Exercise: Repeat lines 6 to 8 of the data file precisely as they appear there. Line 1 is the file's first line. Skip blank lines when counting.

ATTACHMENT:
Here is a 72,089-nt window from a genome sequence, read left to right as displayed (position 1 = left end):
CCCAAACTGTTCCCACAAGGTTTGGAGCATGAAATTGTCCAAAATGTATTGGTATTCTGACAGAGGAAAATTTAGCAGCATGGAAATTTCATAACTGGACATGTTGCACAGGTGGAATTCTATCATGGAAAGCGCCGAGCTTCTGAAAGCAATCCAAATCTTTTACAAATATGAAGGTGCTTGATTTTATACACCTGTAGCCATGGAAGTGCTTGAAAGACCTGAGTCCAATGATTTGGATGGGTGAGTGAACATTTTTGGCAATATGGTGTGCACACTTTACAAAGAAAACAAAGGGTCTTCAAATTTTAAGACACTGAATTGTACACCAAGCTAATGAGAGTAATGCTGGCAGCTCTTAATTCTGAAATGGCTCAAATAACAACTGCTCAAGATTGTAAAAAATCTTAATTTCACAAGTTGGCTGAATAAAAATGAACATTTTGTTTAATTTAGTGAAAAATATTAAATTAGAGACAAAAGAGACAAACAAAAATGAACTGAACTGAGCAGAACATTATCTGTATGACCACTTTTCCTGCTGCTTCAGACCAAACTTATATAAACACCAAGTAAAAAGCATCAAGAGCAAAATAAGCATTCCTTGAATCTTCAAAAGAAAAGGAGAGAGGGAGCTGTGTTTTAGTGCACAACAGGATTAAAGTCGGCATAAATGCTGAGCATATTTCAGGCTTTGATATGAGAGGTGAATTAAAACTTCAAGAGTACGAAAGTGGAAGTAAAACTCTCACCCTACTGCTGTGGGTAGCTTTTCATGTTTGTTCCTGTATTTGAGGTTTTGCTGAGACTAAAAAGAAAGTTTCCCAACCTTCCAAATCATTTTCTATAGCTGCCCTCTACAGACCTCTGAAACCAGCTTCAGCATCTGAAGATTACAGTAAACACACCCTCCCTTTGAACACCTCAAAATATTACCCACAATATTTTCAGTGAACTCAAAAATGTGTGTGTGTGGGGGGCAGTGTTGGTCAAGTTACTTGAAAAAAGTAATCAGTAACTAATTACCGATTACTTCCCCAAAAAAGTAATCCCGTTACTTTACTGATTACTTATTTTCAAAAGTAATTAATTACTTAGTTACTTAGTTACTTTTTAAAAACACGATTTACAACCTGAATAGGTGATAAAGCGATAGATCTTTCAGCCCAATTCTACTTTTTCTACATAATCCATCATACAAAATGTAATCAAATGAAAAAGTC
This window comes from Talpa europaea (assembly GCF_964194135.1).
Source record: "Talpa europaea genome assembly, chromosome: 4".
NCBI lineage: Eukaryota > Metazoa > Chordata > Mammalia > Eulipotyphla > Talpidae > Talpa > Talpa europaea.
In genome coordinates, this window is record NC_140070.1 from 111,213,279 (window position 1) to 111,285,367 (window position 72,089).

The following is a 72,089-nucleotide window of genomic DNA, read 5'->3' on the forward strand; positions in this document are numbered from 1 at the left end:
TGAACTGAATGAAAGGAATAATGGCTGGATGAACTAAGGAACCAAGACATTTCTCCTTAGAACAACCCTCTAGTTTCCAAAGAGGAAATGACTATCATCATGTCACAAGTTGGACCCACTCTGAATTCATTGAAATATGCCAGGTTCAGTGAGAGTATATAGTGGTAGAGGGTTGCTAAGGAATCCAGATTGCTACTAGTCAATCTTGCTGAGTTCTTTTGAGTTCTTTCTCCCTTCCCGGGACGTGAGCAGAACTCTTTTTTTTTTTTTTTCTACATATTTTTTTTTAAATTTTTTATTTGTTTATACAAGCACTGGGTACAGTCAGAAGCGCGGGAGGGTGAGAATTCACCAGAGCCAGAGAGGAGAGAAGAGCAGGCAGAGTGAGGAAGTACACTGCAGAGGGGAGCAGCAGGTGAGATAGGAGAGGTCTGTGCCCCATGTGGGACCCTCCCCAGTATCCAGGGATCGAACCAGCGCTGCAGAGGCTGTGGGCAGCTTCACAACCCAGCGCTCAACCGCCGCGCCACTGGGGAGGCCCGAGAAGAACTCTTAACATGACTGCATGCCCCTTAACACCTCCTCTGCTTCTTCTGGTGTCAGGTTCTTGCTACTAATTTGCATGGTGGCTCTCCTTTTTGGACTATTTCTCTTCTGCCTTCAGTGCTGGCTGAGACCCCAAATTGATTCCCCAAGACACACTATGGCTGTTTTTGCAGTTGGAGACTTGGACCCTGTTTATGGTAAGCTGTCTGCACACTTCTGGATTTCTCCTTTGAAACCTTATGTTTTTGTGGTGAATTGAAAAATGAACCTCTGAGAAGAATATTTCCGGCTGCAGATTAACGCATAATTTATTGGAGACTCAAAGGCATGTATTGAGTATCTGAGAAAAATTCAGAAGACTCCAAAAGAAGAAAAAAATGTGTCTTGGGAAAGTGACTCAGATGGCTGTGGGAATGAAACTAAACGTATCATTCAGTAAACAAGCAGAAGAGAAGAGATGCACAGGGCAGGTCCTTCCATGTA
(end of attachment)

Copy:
In genome coordinates, this window is record NC_140070.1 from 111,213,279 (window position 1) to 111,285,367 (window position 72,089).

The following is a 72,089-nucleotide window of genomic DNA, read 5'->3' on the forward strand; positions in this document are numbered from 1 at the left end:
TGAACTGAATGAAAGGAATAATGGCTGGATGAACTAAGGAACCAAGACATTTCTCCTTAGAACAACCCTCTAGTTTCCAAAGAGGAAATGACTATCATCATGTCACAAGTTGGACCCACTCTGAATTCATTGAAATATGCCAGGTTCAGTGAGAGTATATAGTGGTAGAGGGTTGCTAAGGAATCCAGATTGCTACTAGTCAATCTTGCTGAGTTCTTTTGAGTTCTTTCTCCCTTCCCGGGACGTGAGCAGAACTCTTTTTTTTTTTTTTTCTACATATTTTTTTTTAAATTTTTTATTTGTTTATACAAGCACTGGGTACAGTCAGAAGCGCGGGAGGGTGAGAATTCACCAGAGCCAGAGAGGAGAGAAGAGCAGGCAGAGTGAGGAAGTACACTGCAGAGGGGAGCAGCAGGTGAGATAGGAGAGGTCTGTGCCCCATGTGGGACCCTCCCCAGTATCCAGGGATCGAACCAGCGCTGCAGAGGCTGTGGGCAGCTTCACAACCCAGCGCTCAACCGCCGCGCCACTGGGGAGGCCCGAGAAGAACTCTTAACATGACTGCATGCCCCTTAACACCTCCTCTGCTTCTTCTGGTGTCAGGTTCTTGCTACTAATTTGCATGGTGGCTCTCCTTTTTGGACTATTTCTCTTCTGCCTTCAGTGCTGGCTGAGACCCCAAATTGATTCCCCAAGACACACTATGGCTGTTTTTGCAGTTGGAGACTTGGACCCTGTTTATGGTAAGCTGTCTGCACACTTCTGGATTTCTCCTTTGAAACCTTATGTTTTTGTGGTGAATTGAAAAATGAACCTCTGAGAAGAATATTTCCGGCTGCAGATTAACGCATAATTTATTGGAGACTCAAAGGCATGTATTGAGTATCTGAGAAAAATTCAGAAGACTCCAAAAGAAGAAAAAAATGTGTCTTGGGAAAGTGACTCAGATGGCTGTGGGAATGAAACTAAACGTATCATTCAGTAAACAAGCAGAAGAGAAGAGATGCACAGGGCAGGTCCTTCCATGTA